America landed a man on the moon and created "Star Trek." Those two things were more than enough to get Dr. Gary Tucker interested in science when he was just a boy.
He went to K-Mart when he was in middle school, and he found chemistry books for $1. He bought and devoured those. Then he found they had books on mathematics and calculus. Completed both of them. When he got to high school, he took a geometry class. Guess what book he found at home — yes, geometry.
The book at home taught him how a formal geometry proof should look, and when he turned in his first proof, it was perfect. The geometry teacher sent him to the back of the room — in a good way: "You just sit back there and work on your own. You'll be fine."
He knew he had found his calling.
When Tucker was a sophomore at Averett (then called Averett College), the school began offering computer science. That was a natural fit for him, and he is now a professor of computer science.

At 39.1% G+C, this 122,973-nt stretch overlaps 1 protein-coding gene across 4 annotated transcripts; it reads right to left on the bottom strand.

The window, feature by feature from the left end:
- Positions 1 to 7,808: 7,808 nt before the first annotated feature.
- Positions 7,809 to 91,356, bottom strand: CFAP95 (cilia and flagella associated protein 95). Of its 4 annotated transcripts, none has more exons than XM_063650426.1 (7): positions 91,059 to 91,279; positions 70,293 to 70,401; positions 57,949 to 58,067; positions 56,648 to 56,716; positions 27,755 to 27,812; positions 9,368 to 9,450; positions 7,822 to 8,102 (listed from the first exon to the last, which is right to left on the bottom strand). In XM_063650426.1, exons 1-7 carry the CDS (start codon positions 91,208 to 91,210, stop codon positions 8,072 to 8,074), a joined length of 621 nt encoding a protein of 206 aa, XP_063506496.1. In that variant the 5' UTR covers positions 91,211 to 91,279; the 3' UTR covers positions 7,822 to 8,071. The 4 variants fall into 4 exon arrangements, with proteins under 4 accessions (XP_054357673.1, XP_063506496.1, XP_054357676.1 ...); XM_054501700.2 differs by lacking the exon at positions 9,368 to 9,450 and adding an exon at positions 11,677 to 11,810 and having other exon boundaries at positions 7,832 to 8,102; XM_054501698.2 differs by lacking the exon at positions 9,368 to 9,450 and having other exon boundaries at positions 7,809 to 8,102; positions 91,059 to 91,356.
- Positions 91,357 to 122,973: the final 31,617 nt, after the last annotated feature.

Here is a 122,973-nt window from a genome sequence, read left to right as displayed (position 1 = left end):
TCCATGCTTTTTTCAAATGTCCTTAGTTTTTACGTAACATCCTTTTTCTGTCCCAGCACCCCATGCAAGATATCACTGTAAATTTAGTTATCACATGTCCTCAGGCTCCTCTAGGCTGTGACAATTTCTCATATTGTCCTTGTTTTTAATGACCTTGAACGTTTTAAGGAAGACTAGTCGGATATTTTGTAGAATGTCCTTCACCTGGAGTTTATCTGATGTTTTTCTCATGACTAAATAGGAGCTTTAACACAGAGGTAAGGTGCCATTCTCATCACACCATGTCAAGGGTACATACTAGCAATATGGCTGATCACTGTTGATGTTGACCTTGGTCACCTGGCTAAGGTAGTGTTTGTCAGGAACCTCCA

Although he clearly loves (and teaches) both math and computer science, he does issue an interesting warning: "Math books don't get obsolete, but computer things do. It's Windows 7 now, but it will be 8 when they graduate and 9 about 10 minutes later. So I give them the Google Earth view of computer science. If they want to drill down, into the current details of today, that's up to them. Definitely the most important thing I do is teach them how to learn."
He also works to develop his students' presentation skills: "Every other Friday, they do presentations, summarizing news stories to the class. We do that in every upper-level IT course, because if you're getting a degree in computer science, you'll likely be the head of a computer science group someday. That means you'll need to stand up and talk in public, asking for budget money, justifying your requests, presenting a case."
Tucker currently is expanding internship opportunities for the math and computer science students, and their presentation skills will likely be put to use there, even before graduation.
Additional study at Nova Southeastern University, computer science
10+ years in Internet security; 15+ years teaching
Keeping Children Safe on the Internet; General Internet Safety: Worms, Viruses, Malicious Software; Information Privacy; Applying Mathematics to Biology; Using Technology to Teach Mathematics
Southern Piedmont Technology Council, secretary